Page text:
It has taken a little more than four years, but West Virginia has finally opened its first medical marijuana dispensary.
Trulieve, a cannabis company with retail locations in multiple states, has officially opened shop. It marked the occasion by holding a ribbon cutting event in Morgantown, West Virginia on Friday, completing plans it first initiated earlier this year when it received dispensary permits from the state.
“We’re thrilled to be first to market in West Virginia and to continue building the foundation for the West Virginia’s emerging medical cannabis market,” Kim Rivers, the CEO of Trulieve, said in a statement.
“Our team is especially eager to leverage our first-mover advantage to bolster local economies by creating sustainable jobs and investing in marginalized communities. We look forward to serving West Virginia patients, who have been patiently waiting for this day to arrive, with an unparalleled retail experience and the high-quality medical cannabis products they can rely on for safe and effective relief.”
The company said it “first announced plans to enter West Virginia in February 2021 after securing four dispensary permits from the state’s Office of Medical Cannabis.” Over the last three months, Trulieve said it “has strategically scaled its cultivation capacity to meet forthcoming patient demand and plans to open more dispensary storefronts across West Virginia in the coming year,” while also establishing partnerships with various community organizations throughout the Mountain State.
“The company participated in several educational and community events this October and will continue its efforts assisting future patients and partnering with healthcare practitioners around the applications of medical cannabis,” the company said in a press release.
A publicly traded company, Trulieve bills itself as “an industry leading, vertically integrated cannabis company and multi-state operator in the U.S. operating in 11 states, with leading market positions in Arizona, Florida, and Pennsylvania.”
Friday’s opening of the retail location in Morgantown is a long time coming for medical cannabis advocates in West Virginia.
Lawmakers in West Virginia passed a bill legalizing medical marijuana in 2017, and the bill was signed into law by Republican Governor Jim Justice.
But as has been the case in other states that have legalized the treatment, the rollout of the new medical cannabis law has been slow. In West Virginia’s case, the implementation of the law was “initially delayed because of concerns about who will provide banking services to the state’s medical cannabis program and to medical cannabis businesses,” according to the Marijuana Policy Project.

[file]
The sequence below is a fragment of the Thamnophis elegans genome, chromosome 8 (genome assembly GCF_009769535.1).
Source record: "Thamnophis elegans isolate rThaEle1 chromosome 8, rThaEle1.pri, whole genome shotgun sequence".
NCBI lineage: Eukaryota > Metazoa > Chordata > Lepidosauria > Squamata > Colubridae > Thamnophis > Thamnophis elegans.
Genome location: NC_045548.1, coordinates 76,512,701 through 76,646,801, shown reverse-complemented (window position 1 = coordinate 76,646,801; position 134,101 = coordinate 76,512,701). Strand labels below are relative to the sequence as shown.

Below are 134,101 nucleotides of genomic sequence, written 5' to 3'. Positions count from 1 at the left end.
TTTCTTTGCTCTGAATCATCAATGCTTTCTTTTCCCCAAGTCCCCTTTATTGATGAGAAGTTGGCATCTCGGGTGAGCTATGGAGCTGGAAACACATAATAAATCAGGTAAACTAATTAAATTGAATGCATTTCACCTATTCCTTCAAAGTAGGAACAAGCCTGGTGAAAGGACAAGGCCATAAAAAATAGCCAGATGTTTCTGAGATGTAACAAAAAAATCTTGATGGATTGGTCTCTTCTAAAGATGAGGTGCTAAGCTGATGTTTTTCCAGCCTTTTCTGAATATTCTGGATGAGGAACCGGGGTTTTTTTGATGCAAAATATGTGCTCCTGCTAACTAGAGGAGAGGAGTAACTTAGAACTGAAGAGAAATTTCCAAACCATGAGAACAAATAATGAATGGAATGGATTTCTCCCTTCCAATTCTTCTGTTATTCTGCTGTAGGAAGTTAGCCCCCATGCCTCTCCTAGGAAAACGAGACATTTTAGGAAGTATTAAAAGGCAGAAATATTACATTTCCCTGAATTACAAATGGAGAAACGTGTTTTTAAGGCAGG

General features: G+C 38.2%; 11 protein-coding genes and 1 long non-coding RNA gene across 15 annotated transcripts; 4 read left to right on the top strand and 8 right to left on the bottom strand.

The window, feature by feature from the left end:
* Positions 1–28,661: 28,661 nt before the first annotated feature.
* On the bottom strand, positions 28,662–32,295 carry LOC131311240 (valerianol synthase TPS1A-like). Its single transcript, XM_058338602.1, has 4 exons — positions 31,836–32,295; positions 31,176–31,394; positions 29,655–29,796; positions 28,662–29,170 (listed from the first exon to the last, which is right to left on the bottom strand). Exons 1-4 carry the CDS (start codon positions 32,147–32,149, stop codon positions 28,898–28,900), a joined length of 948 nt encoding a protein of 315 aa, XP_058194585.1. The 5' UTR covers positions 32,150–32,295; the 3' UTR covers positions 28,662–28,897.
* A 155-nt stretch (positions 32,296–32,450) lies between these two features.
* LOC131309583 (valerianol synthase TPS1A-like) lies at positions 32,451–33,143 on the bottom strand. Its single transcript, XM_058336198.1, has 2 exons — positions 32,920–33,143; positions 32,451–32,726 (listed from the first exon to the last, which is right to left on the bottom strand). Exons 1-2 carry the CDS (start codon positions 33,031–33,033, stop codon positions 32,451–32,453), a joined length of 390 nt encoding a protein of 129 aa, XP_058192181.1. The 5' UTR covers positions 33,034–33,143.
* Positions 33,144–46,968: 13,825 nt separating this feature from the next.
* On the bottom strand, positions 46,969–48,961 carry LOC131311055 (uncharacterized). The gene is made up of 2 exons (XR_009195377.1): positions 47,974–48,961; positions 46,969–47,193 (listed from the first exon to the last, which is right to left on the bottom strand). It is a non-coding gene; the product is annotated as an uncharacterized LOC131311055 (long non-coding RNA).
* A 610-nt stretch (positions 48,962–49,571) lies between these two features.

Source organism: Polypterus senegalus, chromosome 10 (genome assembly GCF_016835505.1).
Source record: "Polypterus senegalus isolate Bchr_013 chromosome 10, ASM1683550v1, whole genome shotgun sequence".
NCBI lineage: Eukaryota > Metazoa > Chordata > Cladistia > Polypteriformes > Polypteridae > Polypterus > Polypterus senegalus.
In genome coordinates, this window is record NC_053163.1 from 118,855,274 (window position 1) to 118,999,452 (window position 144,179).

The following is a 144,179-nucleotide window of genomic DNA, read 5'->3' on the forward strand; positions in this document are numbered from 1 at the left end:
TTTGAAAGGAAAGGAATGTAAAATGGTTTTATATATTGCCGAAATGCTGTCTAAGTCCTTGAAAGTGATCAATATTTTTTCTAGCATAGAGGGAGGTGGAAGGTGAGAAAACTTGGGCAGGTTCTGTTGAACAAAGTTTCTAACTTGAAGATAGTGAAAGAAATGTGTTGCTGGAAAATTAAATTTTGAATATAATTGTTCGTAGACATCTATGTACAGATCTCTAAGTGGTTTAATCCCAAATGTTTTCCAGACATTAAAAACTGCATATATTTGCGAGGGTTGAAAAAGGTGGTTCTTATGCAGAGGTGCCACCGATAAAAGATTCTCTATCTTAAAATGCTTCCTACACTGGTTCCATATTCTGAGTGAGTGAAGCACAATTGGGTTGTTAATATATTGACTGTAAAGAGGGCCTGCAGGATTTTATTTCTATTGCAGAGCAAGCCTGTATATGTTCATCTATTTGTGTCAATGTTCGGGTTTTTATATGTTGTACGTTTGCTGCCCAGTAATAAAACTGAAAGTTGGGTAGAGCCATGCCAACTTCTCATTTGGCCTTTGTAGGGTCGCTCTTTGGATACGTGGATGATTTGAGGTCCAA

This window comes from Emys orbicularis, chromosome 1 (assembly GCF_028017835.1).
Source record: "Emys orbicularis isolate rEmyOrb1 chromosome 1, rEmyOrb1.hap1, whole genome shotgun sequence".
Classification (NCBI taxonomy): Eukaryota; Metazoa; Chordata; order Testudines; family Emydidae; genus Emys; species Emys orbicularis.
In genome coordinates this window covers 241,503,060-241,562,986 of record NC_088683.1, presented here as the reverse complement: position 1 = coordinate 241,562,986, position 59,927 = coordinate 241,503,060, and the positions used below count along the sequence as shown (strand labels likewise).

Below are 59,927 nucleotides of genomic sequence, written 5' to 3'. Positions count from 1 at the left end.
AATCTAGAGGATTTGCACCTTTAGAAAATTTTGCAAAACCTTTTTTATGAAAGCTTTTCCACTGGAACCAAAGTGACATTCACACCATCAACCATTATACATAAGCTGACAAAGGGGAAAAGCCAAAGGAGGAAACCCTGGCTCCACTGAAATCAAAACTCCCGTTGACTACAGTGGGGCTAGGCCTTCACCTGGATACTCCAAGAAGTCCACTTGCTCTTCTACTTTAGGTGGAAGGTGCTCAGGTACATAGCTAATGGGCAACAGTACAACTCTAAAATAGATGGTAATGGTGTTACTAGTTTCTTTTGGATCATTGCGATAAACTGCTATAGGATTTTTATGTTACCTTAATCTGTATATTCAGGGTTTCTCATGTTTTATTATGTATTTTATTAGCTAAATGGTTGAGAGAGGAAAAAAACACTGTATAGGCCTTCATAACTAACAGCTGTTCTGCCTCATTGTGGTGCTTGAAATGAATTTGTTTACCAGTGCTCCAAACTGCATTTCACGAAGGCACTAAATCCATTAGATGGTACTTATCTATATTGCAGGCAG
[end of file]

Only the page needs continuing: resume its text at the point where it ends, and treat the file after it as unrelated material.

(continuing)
Legislators in the state sought to mitigate the dilemma with the passage of a 2019 bill “that allowed credit unions to bid for the state’s account and sought to protect state employees from potential prosecution,” MPP explained. Justice signed the legislation into law.
Earlier this year finally brought meaningful progress. In May, West Virginia finally opened up registration for eligible patients to join the medical marijuana program.
Per the state’s Office of Medical Cannabis, patients suffering from the following qualifying conditions are eligible to join the program: cancer, position status for human immunodeficiency virus or acquired immune deficiency syndrome, amyotrophic lateral sclerosis, Parkinson’s disease, multiple sclerosis, damage to the nervous tissue of the spinal cord with objective neurological indication of intractable spasticity, epilepsy, neuropathies, Huntington’s disease, Crohn’s disease, post-traumatic stress disorder, intractable seizures, sickle cell anemia, severe chronic or intractable pain of neuropathic origin or severe chronic or intractable pain and terminal illness that is defined as a medical prognosis of life expectancy of approximately one year or less if the illness runs its normal course.
Shortly after opening up registration in May, the Office of Medical Cannabis said that it had received nearly 1,400 applications from would-be patients. That number has grown considerably since then.
Trulieve said that, as of November 4, the office had received more than 4,000 applications.
Many medical cannabis patients in the state have been fighting for safe access for years. On Friday morning, the first legal purchase of medical cannabis in the state was made by a combat veteran Sgt. Rob Frye, according to The Record Delta. After working in the U.S. Army for nearly two decades, Sgt. Fyre was medically retired and received a Purple Heart, due to being hit by a roadside bomb in 2003. “I came home to West Virginia, and I’ve been fighting for the legalization of marijuana ever since,” he shared.